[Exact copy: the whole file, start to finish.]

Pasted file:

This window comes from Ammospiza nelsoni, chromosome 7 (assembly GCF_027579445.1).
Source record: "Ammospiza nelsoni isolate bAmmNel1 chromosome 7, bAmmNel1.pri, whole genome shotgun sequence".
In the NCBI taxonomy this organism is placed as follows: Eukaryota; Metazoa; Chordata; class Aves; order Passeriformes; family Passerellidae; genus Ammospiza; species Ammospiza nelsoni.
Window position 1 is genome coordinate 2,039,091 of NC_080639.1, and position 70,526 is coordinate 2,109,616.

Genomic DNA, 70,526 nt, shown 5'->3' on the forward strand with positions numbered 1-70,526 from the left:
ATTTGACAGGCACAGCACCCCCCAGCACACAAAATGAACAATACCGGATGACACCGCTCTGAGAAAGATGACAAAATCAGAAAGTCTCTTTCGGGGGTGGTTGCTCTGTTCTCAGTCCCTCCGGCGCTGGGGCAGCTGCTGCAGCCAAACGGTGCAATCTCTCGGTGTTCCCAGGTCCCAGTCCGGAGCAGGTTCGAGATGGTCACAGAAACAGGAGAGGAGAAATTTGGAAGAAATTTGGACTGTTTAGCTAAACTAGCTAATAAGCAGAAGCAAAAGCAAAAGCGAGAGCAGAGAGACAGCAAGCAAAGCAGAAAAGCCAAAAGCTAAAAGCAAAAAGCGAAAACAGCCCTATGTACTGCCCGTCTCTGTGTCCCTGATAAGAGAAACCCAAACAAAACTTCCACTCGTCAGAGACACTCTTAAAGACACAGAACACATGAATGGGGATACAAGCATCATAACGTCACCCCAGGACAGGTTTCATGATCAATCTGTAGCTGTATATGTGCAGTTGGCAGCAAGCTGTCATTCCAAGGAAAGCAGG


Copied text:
This window comes from Ammospiza nelsoni, chromosome 7 (assembly GCF_027579445.1).
Source record: "Ammospiza nelsoni isolate bAmmNel1 chromosome 7, bAmmNel1.pri, whole genome shotgun sequence".
In the NCBI taxonomy this organism is placed as follows: Eukaryota; Metazoa; Chordata; class Aves; order Passeriformes; family Passerellidae; genus Ammospiza; species Ammospiza nelsoni.
Window position 1 is genome coordinate 2,039,091 of NC_080639.1, and position 70,526 is coordinate 2,109,616.

Genomic DNA, 70,526 nt, shown 5'->3' on the forward strand with positions numbered 1-70,526 from the left:
ATTTGACAGGCACAGCACCCCCCAGCACACAAAATGAACAATACCGGATGACACCGCTCTGAGAAAGATGACAAAATCAGAAAGTCTCTTTCGGGGGTGGTTGCTCTGTTCTCAGTCCCTCCGGCGCTGGGGCAGCTGCTGCAGCCAAACGGTGCAATCTCTCGGTGTTCCCAGGTCCCAGTCCGGAGCAGGTTCGAGATGGTCACAGAAACAGGAGAGGAGAAATTTGGAAGAAATTTGGACTGTTTAGCTAAACTAGCTAATAAGCAGAAGCAAAAGCAAAAGCGAGAGCAGAGAGACAGCAAGCAAAGCAGAAAAGCCAAAAGCTAAAAGCAAAAAGCGAAAACAGCCCTATGTACTGCCCGTCTCTGTGTCCCTGATAAGAGAAACCCAAACAAAACTTCCACTCGTCAGAGACACTCTTAAAGACACAGAACACATGAATGGGGATACAAGCATCATAACGTCACCCCAGGACAGGTTTCATGATCAATCTGTAGCTGTATATGTGCAGTTGGCAGCAAGCTGTCATTCCAAGGAAAGCAGG